Advice on Pseudonyms


In April, Megan Nikole asked questions regarding the use of pseudonyms on Twitter, as she struggled with whether or not to deal with multiple author “brands.”

Given that she writes in two disparate genres and doesn’t wish to give her readers of her mysteries a shock when she writes gory thrillers, but didn’t want to have to maintain two separate identities online, I recommended she consider using a pseudonym that separates the two genres of books, but advertise them together on a single web site.

I referred to this as a “soft pseudonym,” for there was not attempt at anonymity, but rather, a way to help readers discern whether or not they wished to pick up her latest book. Those who enjoy cozying up to a nuanced mystery, might not want to plunge into the shock of a thriller filled with gore.

For similar reasons, I have a pseudonym for my strictly erotic content, but since I do wish to maintain some level of anonymity between my legal name (this one) and the hardcore writing, I must put in the extra effort to maintain an extra web site, Twitter account, and Facebook page to ensure their separation.

If you’re delving into these same questions, consider how much effort you wish to put in to developing and maintaining two brands, and whether the content of your writing necessitates separation. The soft pseudonym approach might allow you to avoid upsetting fans of one genre without having to put in much additional effort toward marketing than you do for a single author brand.


4 thoughts on “Advice on Pseudonyms”

  1. This is something I’ve been considering lately, because I write both YA and Adult fiction; the YA is pretty tame, though some of it aimed more at 15+, but the adult fiction is filled with trauma, with psychological suffering, with ghastly acts of violence. One of my worst fears is this sweet 15 year old, looking for YA Romance, coming across my name on an Adult book one day and pick it up, take it home, and discover a horror fest.

    1. That’s certainly of concern. Would you wish to put in the effort of developing and maintaining two separate brands? Or would you wish to demarcate them by a known pseudonym?

      Though not in the same realm of worry for the psychological health of the audience, Cheryl Gates McFadden separates her work in the film and TV world by utilizing different parts of her name depending on her role. For choreography, she’s known as Cheryl McFadden, and for acting as Gates McFadden. If you’re considering a soft pseudonym, it might be easy to alter only one of your names, and mention both names on your website that directs YA romance readers to one name’s body of work, and adult horror fans to another. Let me know what you decide!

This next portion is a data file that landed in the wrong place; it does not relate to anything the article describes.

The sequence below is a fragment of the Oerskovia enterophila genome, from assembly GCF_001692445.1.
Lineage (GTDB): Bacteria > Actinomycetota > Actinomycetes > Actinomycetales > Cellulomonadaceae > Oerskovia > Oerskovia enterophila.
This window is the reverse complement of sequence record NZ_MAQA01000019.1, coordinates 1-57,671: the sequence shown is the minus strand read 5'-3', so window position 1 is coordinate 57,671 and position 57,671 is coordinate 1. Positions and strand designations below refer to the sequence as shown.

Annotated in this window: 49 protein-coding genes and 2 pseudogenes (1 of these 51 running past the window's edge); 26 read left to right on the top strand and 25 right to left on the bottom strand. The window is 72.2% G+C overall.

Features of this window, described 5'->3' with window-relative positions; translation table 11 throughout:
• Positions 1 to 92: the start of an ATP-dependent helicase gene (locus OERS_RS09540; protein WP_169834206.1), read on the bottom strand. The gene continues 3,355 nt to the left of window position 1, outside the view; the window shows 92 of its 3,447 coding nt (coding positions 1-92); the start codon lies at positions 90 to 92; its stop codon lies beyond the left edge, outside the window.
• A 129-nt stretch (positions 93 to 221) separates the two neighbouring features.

1. Im thinking I really can’t manage multiple identities… im not sure if it’s possible, but I kind of want to be able to put things on the cover to dictate – it should be a common thing anyway, to have like “warning: contains graphic violence” etc. And like “Ages 18+”

    2. If you have control or say in the cover, the image could convey some of that, as could adding a review of the work that indicates its genre or intended audience on the front or back cover. Something like, “Ace Parks’ latest horror takes readers on a rollercoaster of suspense and blood. Fans of gore will walk away satisfied, if shaking.” Versus, “Parks’ endearing new teen romance is certain to whisk readers away to a lagoon of enchantment. A spellbinding adventure!”

      Pseudonyms can be tiresome to manage, even when sharing the same web site. Since my adults only content is only a fraction of what I write, I only maintain the pseudonym part-time, though having multiple book or story drops at the same time under different names can lead to an exhausting few weeks. Recently, I had a poem and short story featured in Seattle Erotic Arts Festival, around the same time I’m promoting Perdition, so I can understand your reticence to engage in that way.

      Other subtle ideas to consider: Adding a middle initial to one genre and not the other, crafting titles that clarify content, or writing a precise blurb on the back cover to indicate what audiences should expect. Once you decide how you wish to approach this, make certain to tell your fans on your web site and in social media about these identifying markers. Your web site should especially separate one genre from another. If you’re using WordPress as your main site, you can set up special pages that display works in either category to keep them distinct without having to take on another name or brand.

      Good luck to you! Cheers!

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